CondoSmarts - Are 3 Quotes Required by the Act For Major Projects? - November 3rd 2016
Dear Tony: Our strata corporation is having our deck surfaces replaced on our external balconies. The owners approved $10,000 for engineering and we are being asked to approve $300,000 to proceed with the repairs. When council was pressed for information around the process, owners have just been told “we are getting a good deal, so stop making trouble and more work for everyone.” Is it a requirement of the Act that our strata obtain at least 3 quotes for a specific value of project? This would seem like a prudent practice.
Jeremy L. North Vancouver
Dear Jeremy: There are no specific requirements in the Strata Property Act that would require a strata corporation to follow specific practices when it comes to purchasing products and services. The Act requires the strata council to act in the best interest of the strata corporation, disclose any conflicts and to seek the approval of the owners where required to approve contingency expenses or to impose special levies. Some strata corporations have adopted bylaws that set specific conditions for the awarding of major contracts, or the owners by majority vote at a general meeting, may give a strata very specific instructions on how they want the strata to proceed.
Multiple bids are not always the best solution. It is possible there are only one or two companies qualified to bid on a project, or there are so many unknown conditions it is impossible to develop any type of fair bidding process. The first step your strata took to engage an engineer to investigate your decks, define the scope of work and set up the specifications bidding or negotiation is by the far most important. Whether you have 1 or 5 bidders, the only way a multiple bid process works is if everyone is bidding on exactly the same scope of work. Roofing is a good example of this. A strata calls 3 different roofing companies who all give quotes, but none of them are quoting the same product, the same installation, the same site conditions, and your strata can easily find itself paying for more for what you thought was going to be less. Strata councils should always remember they are handling the owners’ (public) money. We all want the same results: the best product, the best service and the best price. The only way we can secure the result, whether by negotiated contract or a tendering process, is to get the contractor to quote on a specific scope of work that includes product and materials, labour, installation, warranty and insurance conditions, site management conditions, waste management conditions, environmental protection and safety, and cost. I would hope that for a $300,000 contract your strata has considered it will likely only cost $2,500 for a legal review of the terms and conditions of your contract.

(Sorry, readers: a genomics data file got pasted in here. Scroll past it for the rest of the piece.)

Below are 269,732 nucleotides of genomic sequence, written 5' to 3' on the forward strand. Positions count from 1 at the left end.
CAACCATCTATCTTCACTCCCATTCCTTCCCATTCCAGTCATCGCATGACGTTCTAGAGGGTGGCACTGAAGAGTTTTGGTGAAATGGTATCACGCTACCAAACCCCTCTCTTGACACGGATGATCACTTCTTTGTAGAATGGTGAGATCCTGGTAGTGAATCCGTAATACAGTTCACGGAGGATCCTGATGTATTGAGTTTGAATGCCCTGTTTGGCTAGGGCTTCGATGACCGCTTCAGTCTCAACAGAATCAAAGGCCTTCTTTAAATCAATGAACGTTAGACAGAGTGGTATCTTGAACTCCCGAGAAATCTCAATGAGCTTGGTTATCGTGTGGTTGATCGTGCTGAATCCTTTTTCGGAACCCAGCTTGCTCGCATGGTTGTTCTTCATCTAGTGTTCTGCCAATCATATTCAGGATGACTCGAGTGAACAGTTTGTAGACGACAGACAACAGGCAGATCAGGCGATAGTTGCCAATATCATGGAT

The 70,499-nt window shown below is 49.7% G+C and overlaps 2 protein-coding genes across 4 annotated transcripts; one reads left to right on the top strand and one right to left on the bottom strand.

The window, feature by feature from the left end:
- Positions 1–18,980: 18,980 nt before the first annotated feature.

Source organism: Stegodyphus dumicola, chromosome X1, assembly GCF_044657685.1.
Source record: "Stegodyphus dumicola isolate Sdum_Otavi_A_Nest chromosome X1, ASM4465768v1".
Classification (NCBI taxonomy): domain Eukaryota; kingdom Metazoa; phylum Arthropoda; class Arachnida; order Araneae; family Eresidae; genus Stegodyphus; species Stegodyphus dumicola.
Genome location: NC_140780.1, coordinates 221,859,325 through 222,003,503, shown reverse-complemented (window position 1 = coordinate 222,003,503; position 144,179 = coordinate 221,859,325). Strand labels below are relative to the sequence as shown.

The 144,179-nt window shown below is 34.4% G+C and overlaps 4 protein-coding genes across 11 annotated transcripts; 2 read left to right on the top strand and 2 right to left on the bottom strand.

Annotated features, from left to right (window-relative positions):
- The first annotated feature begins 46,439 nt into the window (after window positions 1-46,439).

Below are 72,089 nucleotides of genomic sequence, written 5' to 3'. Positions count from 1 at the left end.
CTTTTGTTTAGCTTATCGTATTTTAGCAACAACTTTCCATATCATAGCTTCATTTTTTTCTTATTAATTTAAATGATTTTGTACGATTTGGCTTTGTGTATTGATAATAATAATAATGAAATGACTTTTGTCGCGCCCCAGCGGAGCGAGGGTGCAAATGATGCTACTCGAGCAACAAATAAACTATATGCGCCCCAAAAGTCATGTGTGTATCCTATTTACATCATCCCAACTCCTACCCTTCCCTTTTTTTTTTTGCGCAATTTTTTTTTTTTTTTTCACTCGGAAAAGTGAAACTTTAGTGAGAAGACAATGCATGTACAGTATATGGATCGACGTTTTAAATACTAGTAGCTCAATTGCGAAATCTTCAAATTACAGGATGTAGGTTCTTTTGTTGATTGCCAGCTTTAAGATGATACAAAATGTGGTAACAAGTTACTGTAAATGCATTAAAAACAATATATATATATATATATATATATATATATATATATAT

This article was written by Tony Gioventu, who is executive director of the Condominium Home Owners Association.